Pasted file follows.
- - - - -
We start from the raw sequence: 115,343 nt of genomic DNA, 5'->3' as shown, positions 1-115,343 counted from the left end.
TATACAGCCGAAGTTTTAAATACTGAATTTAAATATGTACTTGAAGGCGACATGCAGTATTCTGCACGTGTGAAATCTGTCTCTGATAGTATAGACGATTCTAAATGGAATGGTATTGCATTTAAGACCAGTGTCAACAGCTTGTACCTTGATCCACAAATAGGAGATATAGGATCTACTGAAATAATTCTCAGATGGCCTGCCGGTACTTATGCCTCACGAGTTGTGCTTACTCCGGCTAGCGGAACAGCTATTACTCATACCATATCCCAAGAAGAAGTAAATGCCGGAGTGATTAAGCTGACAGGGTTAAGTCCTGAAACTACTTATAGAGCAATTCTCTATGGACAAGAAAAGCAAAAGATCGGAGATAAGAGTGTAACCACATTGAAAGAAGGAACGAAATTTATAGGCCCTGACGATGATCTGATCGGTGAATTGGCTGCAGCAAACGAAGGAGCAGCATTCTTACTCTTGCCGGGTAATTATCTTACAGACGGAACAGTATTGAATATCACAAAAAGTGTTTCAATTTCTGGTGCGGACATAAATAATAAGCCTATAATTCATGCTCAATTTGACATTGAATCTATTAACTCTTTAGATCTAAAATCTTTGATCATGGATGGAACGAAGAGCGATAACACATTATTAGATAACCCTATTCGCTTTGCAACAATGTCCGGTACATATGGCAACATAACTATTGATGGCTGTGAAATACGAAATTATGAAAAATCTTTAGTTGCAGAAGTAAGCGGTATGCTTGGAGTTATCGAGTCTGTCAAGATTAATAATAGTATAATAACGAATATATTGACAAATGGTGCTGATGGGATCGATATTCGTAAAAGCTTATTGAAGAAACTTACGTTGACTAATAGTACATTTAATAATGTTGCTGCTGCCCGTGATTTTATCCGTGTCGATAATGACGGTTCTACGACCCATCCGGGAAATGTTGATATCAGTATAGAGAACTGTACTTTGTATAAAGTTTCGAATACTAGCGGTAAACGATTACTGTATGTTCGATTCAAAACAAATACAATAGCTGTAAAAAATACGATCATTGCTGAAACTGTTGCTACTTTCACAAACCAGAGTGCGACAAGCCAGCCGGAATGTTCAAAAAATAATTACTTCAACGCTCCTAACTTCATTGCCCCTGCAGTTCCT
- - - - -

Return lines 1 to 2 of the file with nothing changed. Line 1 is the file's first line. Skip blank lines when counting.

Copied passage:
We start from the raw sequence: 115,343 nt of genomic DNA, 5'->3' as shown, positions 1-115,343 counted from the left end.
TATACAGCCGAAGTTTTAAATACTGAATTTAAATATGTACTTGAAGGCGACATGCAGTATTCTGCACGTGTGAAATCTGTCTCTGATAGTATAGACGATTCTAAATGGAATGGTATTGCATTTAAGACCAGTGTCAACAGCTTGTACCTTGATCCACAAATAGGAGATATAGGATCTACTGAAATAATTCTCAGATGGCCTGCCGGTACTTATGCCTCACGAGTTGTGCTTACTCCGGCTAGCGGAACAGCTATTACTCATACCATATCCCAAGAAGAAGTAAATGCCGGAGTGATTAAGCTGACAGGGTTAAGTCCTGAAACTACTTATAGAGCAATTCTCTATGGACAAGAAAAGCAAAAGATCGGAGATAAGAGTGTAACCACATTGAAAGAAGGAACGAAATTTATAGGCCCTGACGATGATCTGATCGGTGAATTGGCTGCAGCAAACGAAGGAGCAGCATTCTTACTCTTGCCGGGTAATTATCTTACAGACGGAACAGTATTGAATATCACAAAAAGTGTTTCAATTTCTGGTGCGGACATAAATAATAAGCCTATAATTCATGCTCAATTTGACATTGAATCTATTAACTCTTTAGATCTAAAATCTTTGATCATGGATGGAACGAAGAGCGATAACACATTATTAGATAACCCTATTCGCTTTGCAACAATGTCCGGTACATATGGCAACATAACTATTGATGGCTGTGAAATACGAAATTATGAAAAATCTTTAGTTGCAGAAGTAAGCGGTATGCTTGGAGTTATCGAGTCTGTCAAGATTAATAATAGTATAATAACGAATATATTGACAAATGGTGCTGATGGGATCGATATTCGTAAAAGCTTATTGAAGAAACTTACGTTGACTAATAGTACATTTAATAATGTTGCTGCTGCCCGTGATTTTATCCGTGTCGATAATGACGGTTCTACGACCCATCCGGGAAATGTTGATATCAGTATAGAGAACTGTACTTTGTATAAAGTTTCGAATACTAGCGGTAAACGATTACTGTATGTTCGATTCAAAACAAATACAATAGCTGTAAAAAATACGATCATTGCTGAAACTGTTGCTACTTTCACAAACCAGAGTGCGACAAGCCAGCCGGAATGTTCAAAAAATAATTACTTCAACGCTCCTAACTTCATTGCCCCTGCAGTTCCT